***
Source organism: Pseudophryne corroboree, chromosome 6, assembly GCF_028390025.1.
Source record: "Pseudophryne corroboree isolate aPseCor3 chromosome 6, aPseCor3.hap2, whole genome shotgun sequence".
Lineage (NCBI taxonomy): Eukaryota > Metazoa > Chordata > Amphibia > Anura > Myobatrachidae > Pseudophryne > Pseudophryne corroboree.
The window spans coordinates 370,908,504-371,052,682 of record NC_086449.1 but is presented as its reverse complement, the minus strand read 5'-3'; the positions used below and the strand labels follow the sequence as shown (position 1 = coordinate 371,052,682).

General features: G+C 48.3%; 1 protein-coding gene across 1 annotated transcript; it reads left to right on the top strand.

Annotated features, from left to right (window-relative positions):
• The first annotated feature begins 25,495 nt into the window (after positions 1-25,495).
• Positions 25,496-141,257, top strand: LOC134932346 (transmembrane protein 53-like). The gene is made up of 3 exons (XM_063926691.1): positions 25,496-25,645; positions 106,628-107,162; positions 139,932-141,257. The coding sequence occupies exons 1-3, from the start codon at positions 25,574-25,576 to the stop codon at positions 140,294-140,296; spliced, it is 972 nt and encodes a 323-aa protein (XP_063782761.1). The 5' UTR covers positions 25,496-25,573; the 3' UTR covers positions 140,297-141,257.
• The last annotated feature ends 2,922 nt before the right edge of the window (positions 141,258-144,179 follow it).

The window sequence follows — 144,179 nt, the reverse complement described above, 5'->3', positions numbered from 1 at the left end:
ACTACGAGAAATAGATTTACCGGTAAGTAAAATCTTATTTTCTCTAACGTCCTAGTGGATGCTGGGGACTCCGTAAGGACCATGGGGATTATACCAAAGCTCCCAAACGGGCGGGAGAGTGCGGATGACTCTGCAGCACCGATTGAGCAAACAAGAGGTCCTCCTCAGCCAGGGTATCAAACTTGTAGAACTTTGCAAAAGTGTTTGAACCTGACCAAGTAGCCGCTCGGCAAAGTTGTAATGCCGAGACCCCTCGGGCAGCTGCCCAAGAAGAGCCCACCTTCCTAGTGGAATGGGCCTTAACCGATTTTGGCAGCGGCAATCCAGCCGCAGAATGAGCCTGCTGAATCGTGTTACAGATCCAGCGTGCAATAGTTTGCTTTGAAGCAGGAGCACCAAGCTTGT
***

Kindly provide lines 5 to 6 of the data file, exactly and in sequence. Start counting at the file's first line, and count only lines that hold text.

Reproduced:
General features: G+C 48.3%; 1 protein-coding gene across 1 annotated transcript; it reads left to right on the top strand.

Annotated features, from left to right (window-relative positions):